In order to be ready to glass the vanity in I need the toilet and grey water waste pipes in and the stop valve thru hull fitted as they will be very difficult to fit once the vanity is in. I need to build the vanity around them already in. So first step was to fit through bulkhead pipes that the waste hoses will fit through. The reason for this is that the hose may at some point need to be replaced. A difficult job but not impossible if the hoses are not glued or glassed in. That was just a matter of glassing in some pvc pipe.
Once the top it on the access to the pipe work will be through a door on the vanity which will be tight but doable. The back of the toilet cubicle will also be removable in case I need to service the holding tanks so the hoses can be removed from either way and replaced if ever needed. It is unlikely and extremely difficult to do on the water but at least the boat wont need to be ripped apart to do it.
Next task is to fit the toilet, which is not just a case of mounting the porcelain but also the pumps and hoses. I have chosen the Lavac vacuum toilet for a number of reasons. First it uses less power and less water than a normal electric toilet. It uses a vacuum to evacuate the bowl and does not require a macerator. It is also comes with both a hand pump and electric pump, as other toilets do but in order to make this toilet work you are pumping to create a vacuum not to flush out the contents, and as such there are no moving parts. The flush of one of these toilets uses less than a liter of water, which is important to me because I will be using fresh water to flush instead of drawing salt water into the boat. Firstly bringing water into the boat introduces an element of risk of flooding the boat but also because whilst there is some debate about it, I believe that salt water toilets smell more than fresh water toilets, especially if not used for some time, and there is a very good chance that the ensuite might go weeks without being used if we dont have guests on board, if the main toilet is not occupied when nature calls and if the main toilet is working properly.
So setting out the toilet in the tight space I have presents its won problems in getting the plumbing working and moving in the right direction, for example, the electric pump must be closest to the toilet then the hand pump, they both have a direction of flow and both must be fitted above the top rim of the toilet bowl. I did not know this until after I bought the toilet so now I have to rethink my fittings. I had hoped they would just sit in the same space under the flat duflex top that covers the rest of the toilet workings. All boat toilets are quite low so they need to be mounted on a base, but you need to be able to get to both ends of bolts to tighten them. I built an elevated platform from ply that gives me access to the 4 bolts. This is glassed to the ply false floor fitted to the toilet when I built the cubicle over a year ago. Then the toilet can be easily bolted and unbolted for maintenance or repair. I also made a ply base for the pump, I may have to fit it to the hull side and I do not want to screw the pump down, I want to bolt it down and I dont want screws into the hull sides in case someone (including me) accidently puts a screw all the way through. By drilling the pump mount holes into a piece of ply, inserting 4 bolts, countersunk so that it can be glued and glassed to another larger piece of ply, then once set it can be glassed to the hull side with the bolts already in place ready for the pump to be bolted down.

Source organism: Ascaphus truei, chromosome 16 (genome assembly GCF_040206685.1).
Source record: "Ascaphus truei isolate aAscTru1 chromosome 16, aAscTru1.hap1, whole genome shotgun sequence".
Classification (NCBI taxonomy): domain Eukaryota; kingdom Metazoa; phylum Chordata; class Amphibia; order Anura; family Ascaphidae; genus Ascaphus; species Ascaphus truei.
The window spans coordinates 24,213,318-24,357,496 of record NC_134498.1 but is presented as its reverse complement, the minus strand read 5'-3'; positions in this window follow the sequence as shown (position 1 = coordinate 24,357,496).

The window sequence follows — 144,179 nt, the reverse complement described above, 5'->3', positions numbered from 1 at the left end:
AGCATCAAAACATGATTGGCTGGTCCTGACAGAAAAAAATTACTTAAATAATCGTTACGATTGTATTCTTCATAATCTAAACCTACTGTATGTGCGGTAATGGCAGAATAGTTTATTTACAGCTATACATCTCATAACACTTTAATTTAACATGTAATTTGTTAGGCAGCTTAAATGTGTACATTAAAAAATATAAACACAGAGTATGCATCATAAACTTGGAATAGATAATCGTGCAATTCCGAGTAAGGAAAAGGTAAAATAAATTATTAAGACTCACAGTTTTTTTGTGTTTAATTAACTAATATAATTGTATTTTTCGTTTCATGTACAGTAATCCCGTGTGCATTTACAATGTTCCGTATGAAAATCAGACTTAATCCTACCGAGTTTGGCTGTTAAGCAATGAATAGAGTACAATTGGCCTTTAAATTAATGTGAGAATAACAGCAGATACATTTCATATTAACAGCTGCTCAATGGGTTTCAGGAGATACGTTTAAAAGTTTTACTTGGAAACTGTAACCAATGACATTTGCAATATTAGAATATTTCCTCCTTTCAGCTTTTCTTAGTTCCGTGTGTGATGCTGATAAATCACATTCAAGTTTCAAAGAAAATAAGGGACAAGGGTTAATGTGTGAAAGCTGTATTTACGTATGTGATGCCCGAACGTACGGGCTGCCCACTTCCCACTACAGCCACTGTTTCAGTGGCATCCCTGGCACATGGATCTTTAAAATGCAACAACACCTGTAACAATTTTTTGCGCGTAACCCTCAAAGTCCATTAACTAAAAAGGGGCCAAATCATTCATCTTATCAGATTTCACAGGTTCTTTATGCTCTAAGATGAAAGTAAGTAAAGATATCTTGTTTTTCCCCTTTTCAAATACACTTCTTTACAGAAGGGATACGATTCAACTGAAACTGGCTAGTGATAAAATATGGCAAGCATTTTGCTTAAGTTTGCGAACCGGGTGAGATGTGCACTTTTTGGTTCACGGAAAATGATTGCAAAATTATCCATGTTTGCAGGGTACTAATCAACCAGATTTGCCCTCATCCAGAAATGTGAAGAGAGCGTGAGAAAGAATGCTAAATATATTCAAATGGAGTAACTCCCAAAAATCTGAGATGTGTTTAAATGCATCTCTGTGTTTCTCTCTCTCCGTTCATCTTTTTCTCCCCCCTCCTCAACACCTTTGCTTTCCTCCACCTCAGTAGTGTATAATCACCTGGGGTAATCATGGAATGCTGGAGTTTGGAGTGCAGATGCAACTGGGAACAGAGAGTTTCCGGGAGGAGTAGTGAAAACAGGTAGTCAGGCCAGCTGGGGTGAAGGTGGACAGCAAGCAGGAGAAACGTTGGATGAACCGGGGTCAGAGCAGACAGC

I also took some time to start working on the rear bunk step. Because I raised the height of the bed base to widen it to a double (at the design height it is not a double) the climb into it is a bit steep so I have halved it with a step which will double as a padded seat and under the step is a storage space that can fit a duffle bag. I had originally intended just a plain square fronted step but I miscalculated the size of the panel required and it was a little too big, and when I tried to dry fit it I forced it and it curved beautifully into place and I really liked the shape so I went with it.
Jake and I also got a bit more done to his dingy. We taped the edges under the boat to strengthen it so that I was not relying on the glue to hold it together and I also fitted a stringer ready for the hull sides to go on. But Jake has gone home so until the next school holidays I am not sure I will do much more to it. It is Jakes boat and I think he should work on it through its various stages.
So over the next couple of weeks I hope to finish the ensuite plumbing and glassing in the vanity unit which will even the 2 hulls out again and hopefully make a start on vacuum bagging the panels I will need to make the rest of the furniture. Then in Feb hopefully I can make a start on the saloon furniture, as this will really change the look of the interior and give the inside of the boat a more finished look.